THERE's an old saying that history belongs to the victors: meaning that in times of conflict, the version of events we hear usually comes from the winning side.
But in the digital era, as every moment spent online becomes an escalating battle for our attention, the saying starts to make more sense in reverse: meaning that in the future, the winning side is likely to be the one that can tell the best story.
The art of storytelling has been central to human life for tens of thousands of years. From the earliest cave paintings to the first newspaper, all the way through Instagram and Netflix, we’ve used stories to define ourselves, communicate with others, and understand our shared place in a changing world.
And as that changing world brings a 24/7 stream of information into our lives, the age-old art of communication – of using stories to share ideas, shape arguments and inspire action – is becoming key to almost every future career.
Associate Professor Sandy O'Sullivan, from USC’s School of Creative Industries, says that in a complex and cluttered marketplace, organisations are increasingly seeking skilled, strategic communicators who know how to make a message stand out.
“Over the past few decades, the global economy has shifted to become what we call knowledge driven – a model where growth is based on the quality of information and services, rather than the production of goods,” Dr O'Sullivan says.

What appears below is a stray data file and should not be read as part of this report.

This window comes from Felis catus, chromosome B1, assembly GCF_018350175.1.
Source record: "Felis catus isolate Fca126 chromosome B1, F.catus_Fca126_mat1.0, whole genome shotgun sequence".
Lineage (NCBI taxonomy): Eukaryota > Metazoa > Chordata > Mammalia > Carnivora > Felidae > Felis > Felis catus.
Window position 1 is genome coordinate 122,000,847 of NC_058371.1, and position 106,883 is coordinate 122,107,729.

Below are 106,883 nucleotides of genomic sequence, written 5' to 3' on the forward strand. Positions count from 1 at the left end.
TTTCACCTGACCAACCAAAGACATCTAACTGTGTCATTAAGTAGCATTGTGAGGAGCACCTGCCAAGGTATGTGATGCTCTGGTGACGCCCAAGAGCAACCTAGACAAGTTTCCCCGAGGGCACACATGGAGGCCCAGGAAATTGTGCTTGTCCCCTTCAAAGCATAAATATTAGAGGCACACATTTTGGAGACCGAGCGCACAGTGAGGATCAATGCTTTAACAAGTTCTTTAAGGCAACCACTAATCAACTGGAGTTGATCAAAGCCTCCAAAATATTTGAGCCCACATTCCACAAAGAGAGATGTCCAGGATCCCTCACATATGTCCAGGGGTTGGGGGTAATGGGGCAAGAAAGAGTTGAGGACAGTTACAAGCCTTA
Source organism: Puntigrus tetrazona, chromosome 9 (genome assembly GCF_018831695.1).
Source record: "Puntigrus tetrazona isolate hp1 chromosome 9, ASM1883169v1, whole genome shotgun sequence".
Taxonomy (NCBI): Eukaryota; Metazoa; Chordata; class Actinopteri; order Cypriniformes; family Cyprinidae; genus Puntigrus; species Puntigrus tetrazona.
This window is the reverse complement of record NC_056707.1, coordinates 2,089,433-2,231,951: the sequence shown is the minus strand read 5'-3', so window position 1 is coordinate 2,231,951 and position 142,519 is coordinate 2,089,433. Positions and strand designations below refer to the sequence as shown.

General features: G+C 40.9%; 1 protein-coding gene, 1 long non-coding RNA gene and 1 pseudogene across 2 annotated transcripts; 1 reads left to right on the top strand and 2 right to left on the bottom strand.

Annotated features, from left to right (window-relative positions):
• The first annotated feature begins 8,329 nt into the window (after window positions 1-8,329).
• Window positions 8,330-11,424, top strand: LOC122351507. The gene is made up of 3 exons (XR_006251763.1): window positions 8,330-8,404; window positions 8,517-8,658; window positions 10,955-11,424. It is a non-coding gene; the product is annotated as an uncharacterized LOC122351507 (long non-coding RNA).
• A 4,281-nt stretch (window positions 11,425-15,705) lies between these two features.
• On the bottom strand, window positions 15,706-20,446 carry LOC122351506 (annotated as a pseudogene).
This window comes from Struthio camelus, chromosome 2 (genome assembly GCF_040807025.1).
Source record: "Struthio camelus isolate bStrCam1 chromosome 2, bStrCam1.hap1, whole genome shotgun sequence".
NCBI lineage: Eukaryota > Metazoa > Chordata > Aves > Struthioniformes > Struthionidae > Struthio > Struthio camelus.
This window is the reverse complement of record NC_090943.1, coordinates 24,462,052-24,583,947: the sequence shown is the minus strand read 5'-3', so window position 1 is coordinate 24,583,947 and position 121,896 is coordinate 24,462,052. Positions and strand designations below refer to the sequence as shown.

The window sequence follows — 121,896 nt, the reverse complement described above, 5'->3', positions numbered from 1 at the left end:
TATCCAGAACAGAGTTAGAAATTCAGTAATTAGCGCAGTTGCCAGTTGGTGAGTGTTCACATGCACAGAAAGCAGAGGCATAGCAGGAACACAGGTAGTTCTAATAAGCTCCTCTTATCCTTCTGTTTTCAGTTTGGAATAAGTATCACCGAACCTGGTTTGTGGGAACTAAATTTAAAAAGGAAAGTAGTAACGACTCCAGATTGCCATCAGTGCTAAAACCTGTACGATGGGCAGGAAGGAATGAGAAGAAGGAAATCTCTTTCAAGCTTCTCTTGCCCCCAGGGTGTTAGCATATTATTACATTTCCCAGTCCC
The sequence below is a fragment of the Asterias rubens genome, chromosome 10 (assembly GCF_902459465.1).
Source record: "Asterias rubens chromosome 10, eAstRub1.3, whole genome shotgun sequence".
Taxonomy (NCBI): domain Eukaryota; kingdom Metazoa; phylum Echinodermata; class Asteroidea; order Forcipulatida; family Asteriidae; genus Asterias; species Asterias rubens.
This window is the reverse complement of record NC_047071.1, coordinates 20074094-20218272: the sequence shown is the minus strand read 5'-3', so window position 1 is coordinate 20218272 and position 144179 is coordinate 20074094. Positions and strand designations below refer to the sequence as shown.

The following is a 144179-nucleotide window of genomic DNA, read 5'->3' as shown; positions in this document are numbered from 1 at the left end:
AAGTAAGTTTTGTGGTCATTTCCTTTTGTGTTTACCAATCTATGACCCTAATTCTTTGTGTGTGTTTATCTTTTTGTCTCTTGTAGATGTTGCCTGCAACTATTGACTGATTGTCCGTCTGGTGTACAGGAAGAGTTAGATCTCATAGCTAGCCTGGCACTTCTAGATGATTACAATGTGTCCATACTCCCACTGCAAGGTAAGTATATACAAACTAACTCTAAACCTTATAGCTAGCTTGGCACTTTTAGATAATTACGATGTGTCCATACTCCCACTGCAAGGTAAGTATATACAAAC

“In the knowledge economy, almost every industry now requires skilled workers who know how to analyse information, craft messages and communicate effectively across technological and geographical borders.
“This is why we consistently see strong communication skills near the top of the list of what employers are looking for in graduates.”
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Studying communication, then, is no longer just for people who want to work in the media. Instead, learning the theories and tools behind good storytelling can unlock opportunities across a wide range of new and emerging fields.
It’s also not just about words – in the digital era, video, imagery and design are just as important.
In USC’s degrees, students learn the foundations of written, visual and audio communication, and how to use them to tailor information to different audiences, channels and contexts. This includes online platforms like social media, apps and podcasting, as well as more traditional channels such as print, television and radio.
Across all degrees, the focus is on building a broad and adaptable skillset that will allow students to move between industries and tackle the communication challenges of next few decades.
And believe it or not, it’s that ancient art of storytelling that will ultimately help students future-proof their careers.
“While technology is changing rapidly, the foundations of good communication remain constant, and knowing how to harness that is key to being ready for the jobs of the future,” Dr O'Sullivan says.
“A few decades ago, we wouldn’t have imagined that communications graduates would be designing conversations for chatbots or helping to write games that train doctors or teach the public about consumer rights.
“In the same way that good communication has always helped a brand or cause capture our attention, these skills are what will help the next generation of graduates stand out.”